The Jewish Chronicle - - News -

Char­lie Wolf, 49, was di­ag­nosed with kid­ney can­cer in 2007. The ra­dio pre­sen­ter and po­lit­i­cal com­men­ta­tor ex­plains how Chai helped him come to terms with his ill­ness:

“The doc­tors found my can­cer early and re­moved the kid­ney. I thought that would be an end to it, but can­cer is not an easy thing to go through.

“There is noth­ing that can match what it’s like to be told you have can­cer. It’s the sin­gle most stu­pe­fy­ing, have-your-head-hita­gainst-the-wall mo­ment.

“I didn’t know about Chai, but a friend with breast can­cer told me to call them. At first it sounded like a tree-hug­ging thing, but I came in to see chief ex­ec­u­tive Elaine Kerr and we spent about 90 min­utes go­ing through things.

“For me, it re­ally lifted the weight.

“I don’t know where I would have been without Chai’s help.

“Just about ev­ery can­cer pa­tient will feel a twinge some­where and think the can­cer is spread­ing. It takes the peo­ple here, who un­der­stand it, to say, ‘Lis­ten, it’s not spread­ing, ev­ery­body goes through this’, and that way they calm you down.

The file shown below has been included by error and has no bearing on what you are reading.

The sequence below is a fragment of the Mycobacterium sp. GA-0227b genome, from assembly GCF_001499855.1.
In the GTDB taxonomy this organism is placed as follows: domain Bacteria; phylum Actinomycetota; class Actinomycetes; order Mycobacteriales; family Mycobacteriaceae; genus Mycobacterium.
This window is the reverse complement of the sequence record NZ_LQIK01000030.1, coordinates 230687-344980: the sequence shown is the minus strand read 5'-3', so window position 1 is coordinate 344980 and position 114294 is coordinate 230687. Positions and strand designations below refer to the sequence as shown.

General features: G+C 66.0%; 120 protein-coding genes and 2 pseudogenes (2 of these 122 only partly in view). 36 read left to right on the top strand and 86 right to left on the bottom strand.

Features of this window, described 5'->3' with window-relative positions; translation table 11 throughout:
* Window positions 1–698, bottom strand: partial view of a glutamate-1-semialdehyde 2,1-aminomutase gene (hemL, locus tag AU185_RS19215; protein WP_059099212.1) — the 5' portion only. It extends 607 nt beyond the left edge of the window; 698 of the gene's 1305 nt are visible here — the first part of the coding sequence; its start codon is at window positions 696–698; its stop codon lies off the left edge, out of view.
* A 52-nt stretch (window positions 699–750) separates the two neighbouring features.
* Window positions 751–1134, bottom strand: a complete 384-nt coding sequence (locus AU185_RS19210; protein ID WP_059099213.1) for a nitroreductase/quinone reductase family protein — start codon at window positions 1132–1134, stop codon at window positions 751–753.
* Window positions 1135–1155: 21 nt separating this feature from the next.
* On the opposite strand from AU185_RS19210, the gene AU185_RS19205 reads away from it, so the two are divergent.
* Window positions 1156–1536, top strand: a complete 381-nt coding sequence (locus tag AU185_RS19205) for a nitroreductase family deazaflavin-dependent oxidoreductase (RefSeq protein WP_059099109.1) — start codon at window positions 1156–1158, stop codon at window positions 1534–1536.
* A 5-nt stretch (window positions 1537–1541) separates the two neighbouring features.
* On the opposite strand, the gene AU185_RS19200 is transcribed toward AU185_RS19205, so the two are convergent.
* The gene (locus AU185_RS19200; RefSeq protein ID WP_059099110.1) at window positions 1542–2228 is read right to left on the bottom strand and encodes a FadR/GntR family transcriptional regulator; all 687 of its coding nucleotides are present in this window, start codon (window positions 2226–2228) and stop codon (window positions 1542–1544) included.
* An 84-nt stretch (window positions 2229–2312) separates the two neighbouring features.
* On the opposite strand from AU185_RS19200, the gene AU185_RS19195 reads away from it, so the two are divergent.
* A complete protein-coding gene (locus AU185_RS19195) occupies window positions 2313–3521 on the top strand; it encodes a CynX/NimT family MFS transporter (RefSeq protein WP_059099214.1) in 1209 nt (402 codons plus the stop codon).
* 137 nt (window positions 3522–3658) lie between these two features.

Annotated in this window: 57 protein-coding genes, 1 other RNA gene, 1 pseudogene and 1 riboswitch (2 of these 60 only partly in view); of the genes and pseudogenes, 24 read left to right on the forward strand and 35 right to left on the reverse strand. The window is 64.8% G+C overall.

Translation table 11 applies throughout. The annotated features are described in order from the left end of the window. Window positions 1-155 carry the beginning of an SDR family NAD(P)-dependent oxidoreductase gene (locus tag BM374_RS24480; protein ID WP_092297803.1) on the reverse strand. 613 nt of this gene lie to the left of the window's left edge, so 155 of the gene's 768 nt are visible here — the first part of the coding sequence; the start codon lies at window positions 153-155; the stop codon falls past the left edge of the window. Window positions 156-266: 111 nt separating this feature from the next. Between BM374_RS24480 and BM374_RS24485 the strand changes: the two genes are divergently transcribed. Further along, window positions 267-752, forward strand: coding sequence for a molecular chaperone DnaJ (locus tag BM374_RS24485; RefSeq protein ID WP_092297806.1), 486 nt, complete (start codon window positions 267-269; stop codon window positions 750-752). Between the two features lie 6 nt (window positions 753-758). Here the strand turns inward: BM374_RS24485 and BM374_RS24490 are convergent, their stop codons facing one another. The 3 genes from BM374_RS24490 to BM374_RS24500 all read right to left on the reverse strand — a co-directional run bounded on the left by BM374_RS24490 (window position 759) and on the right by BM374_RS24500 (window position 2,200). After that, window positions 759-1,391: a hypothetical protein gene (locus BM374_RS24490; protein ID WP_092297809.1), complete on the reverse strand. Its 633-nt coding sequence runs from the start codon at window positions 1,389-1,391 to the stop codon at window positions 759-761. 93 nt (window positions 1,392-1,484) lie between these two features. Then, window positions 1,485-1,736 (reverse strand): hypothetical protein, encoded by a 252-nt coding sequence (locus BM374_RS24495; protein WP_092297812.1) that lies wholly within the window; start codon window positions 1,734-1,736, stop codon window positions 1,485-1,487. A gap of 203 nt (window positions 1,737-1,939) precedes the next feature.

“Can­cer af­fects the whole fam­ily and my wife was able to come and talk to peo­ple on what­ever level she needed. I just wish doc­tors were able to tell pa­tients about char­i­ties like this.

“This week my back has been sore so I came for re­flex­ol­ogy. If you feel a bit un­der the weather, they will help.

“I will al­ways be a can­cer pa­tient, and Chai will al­ways be there for me. I’m so thank­ful for the way they have taken care of me.

“Help has to start at home and you can­not just rely on the NHS.

“You must do­nate to Chai — be­cause one day it could be you, in need of the char­ity’s help.”

Char­lie Wolf: “I’m so thank­ful”

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